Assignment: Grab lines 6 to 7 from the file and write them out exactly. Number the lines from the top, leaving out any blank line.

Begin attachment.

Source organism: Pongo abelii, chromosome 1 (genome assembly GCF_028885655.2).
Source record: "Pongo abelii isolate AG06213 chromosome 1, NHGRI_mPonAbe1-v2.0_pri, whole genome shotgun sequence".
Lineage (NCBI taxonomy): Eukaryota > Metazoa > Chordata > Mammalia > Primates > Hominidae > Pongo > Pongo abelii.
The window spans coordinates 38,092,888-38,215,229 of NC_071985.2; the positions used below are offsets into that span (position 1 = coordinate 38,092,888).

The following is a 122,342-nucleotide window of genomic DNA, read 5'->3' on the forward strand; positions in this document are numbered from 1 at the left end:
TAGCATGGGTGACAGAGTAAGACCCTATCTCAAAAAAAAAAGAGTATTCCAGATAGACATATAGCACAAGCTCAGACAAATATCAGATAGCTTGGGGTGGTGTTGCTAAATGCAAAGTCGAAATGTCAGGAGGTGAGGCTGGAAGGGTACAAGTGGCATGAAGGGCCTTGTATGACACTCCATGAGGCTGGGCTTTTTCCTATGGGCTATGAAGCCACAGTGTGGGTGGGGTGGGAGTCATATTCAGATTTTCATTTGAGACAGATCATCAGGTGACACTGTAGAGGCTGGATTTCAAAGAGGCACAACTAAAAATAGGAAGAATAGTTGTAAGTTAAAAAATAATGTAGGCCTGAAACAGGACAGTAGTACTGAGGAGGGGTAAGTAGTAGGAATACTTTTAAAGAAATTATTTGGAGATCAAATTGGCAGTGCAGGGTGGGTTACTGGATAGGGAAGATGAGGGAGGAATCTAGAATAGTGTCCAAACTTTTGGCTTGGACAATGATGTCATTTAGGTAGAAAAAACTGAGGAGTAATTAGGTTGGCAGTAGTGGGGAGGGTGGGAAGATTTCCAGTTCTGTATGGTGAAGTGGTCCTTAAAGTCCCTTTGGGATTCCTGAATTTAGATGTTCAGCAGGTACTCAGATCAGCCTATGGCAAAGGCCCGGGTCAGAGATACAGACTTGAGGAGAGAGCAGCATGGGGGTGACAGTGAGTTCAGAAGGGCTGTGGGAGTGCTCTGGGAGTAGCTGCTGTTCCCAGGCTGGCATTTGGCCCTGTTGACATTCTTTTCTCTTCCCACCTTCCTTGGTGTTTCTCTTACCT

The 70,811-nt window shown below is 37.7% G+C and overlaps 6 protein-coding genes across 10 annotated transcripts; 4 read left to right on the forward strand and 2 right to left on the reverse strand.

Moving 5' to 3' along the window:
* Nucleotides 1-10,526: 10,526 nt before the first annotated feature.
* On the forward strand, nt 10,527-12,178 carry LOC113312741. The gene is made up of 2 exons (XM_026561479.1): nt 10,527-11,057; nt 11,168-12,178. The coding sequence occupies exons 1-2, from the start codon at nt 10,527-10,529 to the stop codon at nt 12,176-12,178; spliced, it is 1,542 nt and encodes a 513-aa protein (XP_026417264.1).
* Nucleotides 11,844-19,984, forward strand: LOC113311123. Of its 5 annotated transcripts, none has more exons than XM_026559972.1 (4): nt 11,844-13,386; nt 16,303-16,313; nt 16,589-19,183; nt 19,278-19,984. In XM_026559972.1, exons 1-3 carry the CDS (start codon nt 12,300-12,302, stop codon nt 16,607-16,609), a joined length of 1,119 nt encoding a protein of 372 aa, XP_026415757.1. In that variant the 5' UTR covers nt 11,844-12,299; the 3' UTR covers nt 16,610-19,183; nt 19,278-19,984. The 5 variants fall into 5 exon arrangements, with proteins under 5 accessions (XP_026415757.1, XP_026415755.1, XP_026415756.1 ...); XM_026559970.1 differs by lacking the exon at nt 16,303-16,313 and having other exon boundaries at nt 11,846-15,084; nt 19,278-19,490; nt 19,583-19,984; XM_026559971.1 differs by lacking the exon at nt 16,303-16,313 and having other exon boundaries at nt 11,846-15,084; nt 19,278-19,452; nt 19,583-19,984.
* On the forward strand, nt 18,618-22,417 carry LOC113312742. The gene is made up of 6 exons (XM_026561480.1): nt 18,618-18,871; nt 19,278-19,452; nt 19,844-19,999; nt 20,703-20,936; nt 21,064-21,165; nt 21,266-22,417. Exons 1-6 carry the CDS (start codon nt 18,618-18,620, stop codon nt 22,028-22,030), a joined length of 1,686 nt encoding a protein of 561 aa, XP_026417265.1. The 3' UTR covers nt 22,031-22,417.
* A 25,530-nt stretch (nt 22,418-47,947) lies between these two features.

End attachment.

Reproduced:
TAGCATGGGTGACAGAGTAAGACCCTATCTCAAAAAAAAAAGAGTATTCCAGATAGACATATAGCACAAGCTCAGACAAATATCAGATAGCTTGGGGTGGTGTTGCTAAATGCAAAGTCGAAATGTCAGGAGGTGAGGCTGGAAGGGTACAAGTGGCATGAAGGGCCTTGTATGACACTCCATGAGGCTGGGCTTTTTCCTATGGGCTATGAAGCCACAGTGTGGGTGGGGTGGGAGTCATATTCAGATTTTCATTTGAGACAGATCATCAGGTGACACTGTAGAGGCTGGATTTCAAAGAGGCACAACTAAAAATAGGAAGAATAGTTGTAAGTTAAAAAATAATGTAGGCCTGAAACAGGACAGTAGTACTGAGGAGGGGTAAGTAGTAGGAATACTTTTAAAGAAATTATTTGGAGATCAAATTGGCAGTGCAGGGTGGGTTACTGGATAGGGAAGATGAGGGAGGAATCTAGAATAGTGTCCAAACTTTTGGCTTGGACAATGATGTCATTTAGGTAGAAAAAACTGAGGAGTAATTAGGTTGGCAGTAGTGGGGAGGGTGGGAAGATTTCCAGTTCTGTATGGTGAAGTGGTCCTTAAAGTCCCTTTGGGATTCCTGAATTTAGATGTTCAGCAGGTACTCAGATCAGCCTATGGCAAAGGCCCGGGTCAGAGATACAGACTTGAGGAGAGAGCAGCATGGGGGTGACAGTGAGTTCAGAAGGGCTGTGGGAGTGCTCTGGGAGTAGCTGCTGTTCCCAGGCTGGCATTTGGCCCTGTTGACATTCTTTTCTCTTCCCACCTTCCTTGGTGTTTCTCTTACCT

The 70,811-nt window shown below is 37.7% G+C and overlaps 6 protein-coding genes across 10 annotated transcripts; 4 read left to right on the forward strand and 2 right to left on the reverse strand.